I’m a big fan of Smith machines because they allow you to perform a lot of barbell exercises safely by yourself.
Having the barbell attached to the rail ensures you won’t lose control of the bar and the built in safety latches allow you to lock the bar in case you can’t complete the lift.
It’s like having a built-in spotter at all times.
Users agree the Smith machine on the G9 moves smoothly and is easy to adjust during workouts.
The bar is also counterbalanced, which some might like, but others might not.
A counterbalanced bar means there are small weights and a pulley that essentially eliminate the weight of the bar during your lifts.
This makes for a very smooth acting Smith machine and it allows you to work against really light weight for certain lifts, but it also means you aren’t lifting the weight of the bar.
When lifting with the Smith machine, you won’t include the extra 35 or 45 lb from the bar, like you would when working with a free barbell.
Folks used to lifting free weights might not like this, but it does technically make the math a little easier when adding up how much weight you’re lifting.
The Smith machine on the G9 has a max weight capacity of 772 lb, which again is pretty darn good for most of us.
Overall, the Smith machine on this trainer is counterbalanced for extra smooth operation and comes with a very high weight capacity.
A functional trainer is just a fancy term for a pair of adjustable pulleys.
As simple as these devices are, they are incredibly versatile when it comes to strengthening exercises.
You can do pretty much any exercise you can think of with a quality functional trainer, including all kinds of lifting, twisting, and sport specific movements (hence the name “functional” trainer).
Many functional trainers use weight stacks for the resistance, but the G9 uses weight plates (none of which are included by the way).
There are 2 adjustable pulleys on the G9, each with 16 different positions.
The posts that you place the weight plates on for the functional trainer are each 12″ long, meaning you could fit a max of 12 2″ plates (6 on each side) on it, giving you a ton of resistance to work against.
Something worth noting is that the G9 uses a 1:1 pulley ratio, meaning that lifting 50 lb feels like lifting 50 lb.
Many functional trainers (the G3 included) use a 2:1 ratio, where you’re actually lifting half the weight that’s stacked.
This is a great feature because it means you can lift some serious weight through the G9’s functional trainer feature.
The cables are rated to withstand 2,000 lb of force, which is great, but actually standard for all these types of machines.
Overall, having to rack plates on the functional trainer might seem less convenient that a weight stack (and it is), but it also allows you to load a lot more weight than you could with a weight stack.
And that 1:1 pulley ratio means you’re lifting against every pound you rack.
One of the best parts of going with a Force USA trainer is that they’re very generous with the attachments and accessories that they include with purchase.
Here’s a quick review of all the attachments included with the G9:
- Multi-grip pull up bar
- Suspension trainer ring (allows you to hook up a TRX)
- Pair of J-hooks
- Pair of spotter arms
- Land mine station & handle (great for barbell rotational moves)
- Functional training bar
- Lat pull down bar
- Small grip bar
- Pair of standard handles
- Pull down rope
- Dip attachment
- Leg press attachment
- Pull down knee holder
- Low row foot plate
- Barbell holder
- Storage for attachments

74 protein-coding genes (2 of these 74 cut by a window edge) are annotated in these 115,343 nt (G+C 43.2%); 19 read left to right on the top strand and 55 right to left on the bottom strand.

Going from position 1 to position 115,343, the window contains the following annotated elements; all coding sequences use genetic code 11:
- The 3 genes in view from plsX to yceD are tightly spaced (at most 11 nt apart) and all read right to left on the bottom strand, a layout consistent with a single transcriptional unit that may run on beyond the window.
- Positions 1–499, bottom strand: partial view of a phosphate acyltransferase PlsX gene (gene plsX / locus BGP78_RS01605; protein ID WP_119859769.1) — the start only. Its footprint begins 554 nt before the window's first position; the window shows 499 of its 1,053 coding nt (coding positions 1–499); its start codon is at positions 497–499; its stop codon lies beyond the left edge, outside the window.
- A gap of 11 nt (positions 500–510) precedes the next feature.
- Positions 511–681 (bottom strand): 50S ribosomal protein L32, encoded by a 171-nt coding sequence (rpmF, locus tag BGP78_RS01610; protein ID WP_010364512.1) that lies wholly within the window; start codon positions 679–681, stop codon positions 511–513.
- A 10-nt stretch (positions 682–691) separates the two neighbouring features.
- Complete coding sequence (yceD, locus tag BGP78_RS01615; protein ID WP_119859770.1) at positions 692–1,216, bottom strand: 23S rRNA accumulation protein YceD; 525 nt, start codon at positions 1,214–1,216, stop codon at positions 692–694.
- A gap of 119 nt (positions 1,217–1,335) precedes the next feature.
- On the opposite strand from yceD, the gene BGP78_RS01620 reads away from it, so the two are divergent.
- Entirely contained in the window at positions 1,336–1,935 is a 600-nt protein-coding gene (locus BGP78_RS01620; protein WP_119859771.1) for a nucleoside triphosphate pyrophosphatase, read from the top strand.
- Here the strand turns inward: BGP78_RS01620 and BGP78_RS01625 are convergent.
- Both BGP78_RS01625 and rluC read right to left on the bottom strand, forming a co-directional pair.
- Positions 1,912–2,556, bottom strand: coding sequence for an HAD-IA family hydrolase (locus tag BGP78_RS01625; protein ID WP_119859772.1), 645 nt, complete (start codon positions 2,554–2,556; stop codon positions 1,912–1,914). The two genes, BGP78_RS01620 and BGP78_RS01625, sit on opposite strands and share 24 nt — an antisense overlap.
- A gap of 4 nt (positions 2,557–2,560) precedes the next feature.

- 6 weight plate holders
- Olympic spring clips x6
- 1 extension chain
- Spring snap clips x2
Yeah, that’s a lot of stuff.
The leg press attachment allows you to perform a vertical leg press with the Smith machine- pretty cool feature.
I also like that the G9 comes with an included dip attachment that can be adjusted for height and grip width- after all, dips are one of the best strengthening moves out there.
The only thing this gym doesn’t come with is a barbell for the power rack and a bench. If Force decided to start throwing in an adjustable bench, the G9 might be the perfect home gym system.
Oh, keep in mind no weight plates are included either, you’ll have to purchase them separately.
Force USA backs their G9 All-In-One Trainer with the following warranty:
- Lifetime frame
- 2 year cable and pulleys
- 90 day wear items
All things considered, I think this is a good warranty for this home gym system.
The lifetime frame guarantee is better than the 10 year warranty some brands offer. Two years on the cables and pulleys is pretty average (and you shouldn’t have to worry about them breaking down that fast anyway).
90 days on the wear items is also standard operating procedure.
Overall, a solid guarantee.
Ok, that’s about all I got when it comes to the G9.
I’m impressed with how much exercise variety this trainer can provide. I can’t think of a strength training exercise you couldn’t do with this system.
Combining a power rack, a Smith machine, and a functional trainer covers most of your bases right off the bat, but there’s also a pull up bar, a land mine station, and an area where you can connect a suspension trainer.
I’m also impressed with how many attachments and accessories Force includes with the G9- this gym comes with everything you need to get going on the right foot.
Considering how much stuff this machine comes with, I think it’s priced pretty fairly at around $3k too.
But if you’re looking for a more affordable option, you should check out Force’s G3 Trainer– it’s very similar to the G9, but doesn’t come with the dip attachment and the leg press attachment.
The biggest downside I see to getting the G9 is the assembly process- to put it bluntly, it would be a pain in the ass to build this machine.
Personally, I think it would be worth it to invest in professional assembly, but to each their own.
Overall though, I think the G9 is a very nice all-in-one trainer for the cost. Highly recommended.